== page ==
Calgary

Butts' comparison of SNC-Lavalin affair to Trans Mountain consultation 'apples and oranges': lawyer

The former principal secretary to Prime Minister Justin Trudeau made a somewhat out-of-left-field comparison during his testimony at the House of Commons justice committee on Wednesday, say lawyers.

Prime minister's former principal secretary made comparison during testimony to justice committee

Gerald Butts, former principal secretary to Prime Minister Justin Trudeau, testified before the House of Commons' justice committee regarding the SNC-Lavalin affair on Parliament Hill on Wednesday. (Fred Chartrand/Canadian Press)

The former principal secretary to Prime Minister Justin Trudeau made a somewhat out-of-left-field comparison during his testimony at the House of Commons justice committee on Wednesday, say lawyers.

Gerald Butts told the committee the Prime Minister's Office did not try to influence the former attorney general to give SNC-Lavalin, a Quebec engineering firm, a deferred prosecution agreement that would spare the company a trial on fraud and corruption charges.

He resigned from the Prime Minister's Office last month.

 Fresh in our minds was a recent Federal Court of Appeal decision that had found that the government had not concluded consultations sufficiently in connection with the TMX pipeline.-Gerald Butts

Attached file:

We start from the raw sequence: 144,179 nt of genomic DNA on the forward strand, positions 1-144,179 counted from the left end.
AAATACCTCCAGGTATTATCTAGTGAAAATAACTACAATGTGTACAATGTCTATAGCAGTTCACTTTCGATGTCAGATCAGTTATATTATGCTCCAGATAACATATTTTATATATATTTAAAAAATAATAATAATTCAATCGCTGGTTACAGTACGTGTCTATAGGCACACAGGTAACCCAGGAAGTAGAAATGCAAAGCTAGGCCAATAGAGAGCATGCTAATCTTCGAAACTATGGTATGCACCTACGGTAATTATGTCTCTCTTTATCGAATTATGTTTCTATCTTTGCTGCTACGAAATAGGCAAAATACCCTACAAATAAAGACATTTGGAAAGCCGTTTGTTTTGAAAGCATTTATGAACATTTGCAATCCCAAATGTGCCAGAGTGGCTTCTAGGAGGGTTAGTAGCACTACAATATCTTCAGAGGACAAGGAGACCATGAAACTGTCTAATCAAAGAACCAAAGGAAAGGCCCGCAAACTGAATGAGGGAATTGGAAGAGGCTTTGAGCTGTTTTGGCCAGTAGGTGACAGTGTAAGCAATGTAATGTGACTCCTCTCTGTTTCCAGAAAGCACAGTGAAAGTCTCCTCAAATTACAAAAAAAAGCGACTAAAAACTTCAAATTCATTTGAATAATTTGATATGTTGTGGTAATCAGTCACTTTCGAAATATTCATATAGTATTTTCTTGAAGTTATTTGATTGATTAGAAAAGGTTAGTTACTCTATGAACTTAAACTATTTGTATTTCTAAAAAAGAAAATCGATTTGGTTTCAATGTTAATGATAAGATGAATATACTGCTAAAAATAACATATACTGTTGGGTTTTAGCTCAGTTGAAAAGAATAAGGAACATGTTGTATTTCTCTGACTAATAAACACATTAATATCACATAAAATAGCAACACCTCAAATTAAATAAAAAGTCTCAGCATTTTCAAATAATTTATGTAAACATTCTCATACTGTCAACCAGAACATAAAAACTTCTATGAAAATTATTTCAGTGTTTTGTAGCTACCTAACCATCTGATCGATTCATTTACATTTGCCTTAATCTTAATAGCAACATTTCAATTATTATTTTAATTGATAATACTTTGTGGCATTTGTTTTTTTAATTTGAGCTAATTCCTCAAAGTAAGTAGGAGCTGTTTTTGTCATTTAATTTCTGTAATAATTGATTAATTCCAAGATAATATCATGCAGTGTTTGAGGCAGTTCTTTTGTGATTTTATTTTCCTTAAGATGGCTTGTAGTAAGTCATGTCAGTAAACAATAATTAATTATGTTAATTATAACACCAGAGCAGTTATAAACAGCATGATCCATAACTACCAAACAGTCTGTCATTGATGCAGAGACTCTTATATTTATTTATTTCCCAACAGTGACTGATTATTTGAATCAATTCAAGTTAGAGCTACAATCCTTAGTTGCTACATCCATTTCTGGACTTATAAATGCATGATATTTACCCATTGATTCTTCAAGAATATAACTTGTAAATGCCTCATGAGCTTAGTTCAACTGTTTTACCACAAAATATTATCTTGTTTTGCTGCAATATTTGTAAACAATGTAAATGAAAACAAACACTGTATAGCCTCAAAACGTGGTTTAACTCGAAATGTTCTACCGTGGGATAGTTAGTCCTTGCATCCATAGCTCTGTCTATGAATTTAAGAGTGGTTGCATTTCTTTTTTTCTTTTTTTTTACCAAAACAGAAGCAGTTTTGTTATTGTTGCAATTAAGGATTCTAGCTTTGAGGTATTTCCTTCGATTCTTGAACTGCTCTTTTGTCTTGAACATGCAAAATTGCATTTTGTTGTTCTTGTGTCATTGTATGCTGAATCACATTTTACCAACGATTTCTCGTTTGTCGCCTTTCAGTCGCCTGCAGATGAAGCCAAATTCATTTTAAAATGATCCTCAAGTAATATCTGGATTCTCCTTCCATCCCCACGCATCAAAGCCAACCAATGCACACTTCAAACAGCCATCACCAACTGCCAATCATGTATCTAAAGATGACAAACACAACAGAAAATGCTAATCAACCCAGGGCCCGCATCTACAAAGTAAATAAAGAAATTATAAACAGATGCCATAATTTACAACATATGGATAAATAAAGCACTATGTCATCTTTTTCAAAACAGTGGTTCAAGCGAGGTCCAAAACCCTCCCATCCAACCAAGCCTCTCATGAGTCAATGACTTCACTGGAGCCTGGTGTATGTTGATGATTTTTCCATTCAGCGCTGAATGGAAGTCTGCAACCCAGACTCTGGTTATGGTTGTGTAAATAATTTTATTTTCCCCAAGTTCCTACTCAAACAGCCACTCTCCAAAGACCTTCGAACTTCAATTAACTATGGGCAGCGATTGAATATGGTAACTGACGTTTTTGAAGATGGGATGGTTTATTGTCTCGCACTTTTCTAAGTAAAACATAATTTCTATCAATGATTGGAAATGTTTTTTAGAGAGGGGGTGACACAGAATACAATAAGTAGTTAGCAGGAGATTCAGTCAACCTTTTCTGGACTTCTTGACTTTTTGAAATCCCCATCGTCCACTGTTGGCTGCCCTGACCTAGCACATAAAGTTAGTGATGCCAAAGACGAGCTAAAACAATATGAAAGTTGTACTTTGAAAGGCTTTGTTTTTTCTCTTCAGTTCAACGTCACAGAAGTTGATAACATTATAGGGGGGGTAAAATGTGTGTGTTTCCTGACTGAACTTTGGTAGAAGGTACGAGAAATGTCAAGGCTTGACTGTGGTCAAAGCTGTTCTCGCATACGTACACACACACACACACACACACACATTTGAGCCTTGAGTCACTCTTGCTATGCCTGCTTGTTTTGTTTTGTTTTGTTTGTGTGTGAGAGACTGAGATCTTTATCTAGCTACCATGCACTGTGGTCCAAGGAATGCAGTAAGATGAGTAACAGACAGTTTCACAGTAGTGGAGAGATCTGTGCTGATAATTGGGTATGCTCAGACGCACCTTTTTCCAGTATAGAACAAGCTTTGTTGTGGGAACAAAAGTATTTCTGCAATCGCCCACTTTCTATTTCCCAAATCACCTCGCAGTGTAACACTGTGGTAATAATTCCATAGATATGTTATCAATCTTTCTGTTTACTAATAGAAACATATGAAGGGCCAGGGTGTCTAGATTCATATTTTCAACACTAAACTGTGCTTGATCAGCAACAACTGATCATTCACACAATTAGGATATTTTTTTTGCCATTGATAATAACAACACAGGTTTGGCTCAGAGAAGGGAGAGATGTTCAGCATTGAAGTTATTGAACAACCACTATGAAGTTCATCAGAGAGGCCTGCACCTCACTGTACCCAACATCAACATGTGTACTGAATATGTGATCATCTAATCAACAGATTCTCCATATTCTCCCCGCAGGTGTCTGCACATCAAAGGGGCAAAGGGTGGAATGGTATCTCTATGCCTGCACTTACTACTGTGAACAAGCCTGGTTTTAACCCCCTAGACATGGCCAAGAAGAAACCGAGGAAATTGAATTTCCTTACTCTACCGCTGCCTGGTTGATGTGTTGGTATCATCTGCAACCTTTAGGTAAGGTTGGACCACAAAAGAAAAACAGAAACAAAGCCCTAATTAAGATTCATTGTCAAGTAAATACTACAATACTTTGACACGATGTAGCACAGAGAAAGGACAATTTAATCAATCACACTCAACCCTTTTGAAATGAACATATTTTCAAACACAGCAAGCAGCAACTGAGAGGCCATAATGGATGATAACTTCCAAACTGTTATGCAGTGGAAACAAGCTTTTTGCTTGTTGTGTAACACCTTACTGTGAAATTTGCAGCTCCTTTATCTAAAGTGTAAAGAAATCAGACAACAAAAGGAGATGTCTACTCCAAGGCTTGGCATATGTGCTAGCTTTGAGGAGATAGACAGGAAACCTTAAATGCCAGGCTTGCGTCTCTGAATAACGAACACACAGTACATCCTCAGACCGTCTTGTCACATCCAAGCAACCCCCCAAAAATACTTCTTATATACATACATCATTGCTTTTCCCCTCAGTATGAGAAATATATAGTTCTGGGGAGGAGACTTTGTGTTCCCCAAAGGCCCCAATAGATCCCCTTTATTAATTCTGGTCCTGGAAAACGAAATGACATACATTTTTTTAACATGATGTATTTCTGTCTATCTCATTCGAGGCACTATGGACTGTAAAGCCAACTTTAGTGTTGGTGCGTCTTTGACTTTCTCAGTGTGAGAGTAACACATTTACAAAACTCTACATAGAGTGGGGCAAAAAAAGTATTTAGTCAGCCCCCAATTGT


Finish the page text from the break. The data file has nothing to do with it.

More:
Jody Wilson-Raybould, who resigned from cabinet, testified last week before the committee that she was the target of sustained political pressure from Butts and others for her to intervene in the case — despite having already made a decision on the matter.

Butts said the PMO wasn't pressuring Wilson-Raybould, but was simply trying to avoid a repeat of what happened with the Trans Mountain pipeline expansion (TMX) in August 2018.

"It was not about second-guessing the decision. It was about ensuring that the attorney general was making her decision with the absolute best evidence possible. Fresh in our minds was a recent Federal Court of Appeal decision that had found that the government had not concluded consultations sufficiently in connection with the TMX pipeline," Butts said Wednesday morning.

"That was the substance of the discussions that the PMO had with the attorney general and the attorney general's office when you boil it all down. All we ever asked the attorney general to do was to consider a second opinion."

The court ruled that the federal government should not have approved the pipeline, citing inadequate consultations with Indigenous groups, and halted construction on the $7.4-billion project — a win for Indigenous and environmental groups but a loss for Alberta's economy, stoking anti-Trudeau sentiment in the province.

Comments a non-sequitur, say lawyers

Bill Gallagher, a lawyer and resource industry strategist, said he was surprised by Butts' comparison.

"This is comparing apples and oranges as there's no independent/prosecutorial mandate involved in the duty to consult, so he's over-reaching — and wrongly so — in making this comparison," Gallagher said.

He said he saw it as a "phony justification" for pressure tactics.

Merle Alexander, a lawyer who practises Indigenous resource law, said Butts' comments were a bit of a non-sequitur.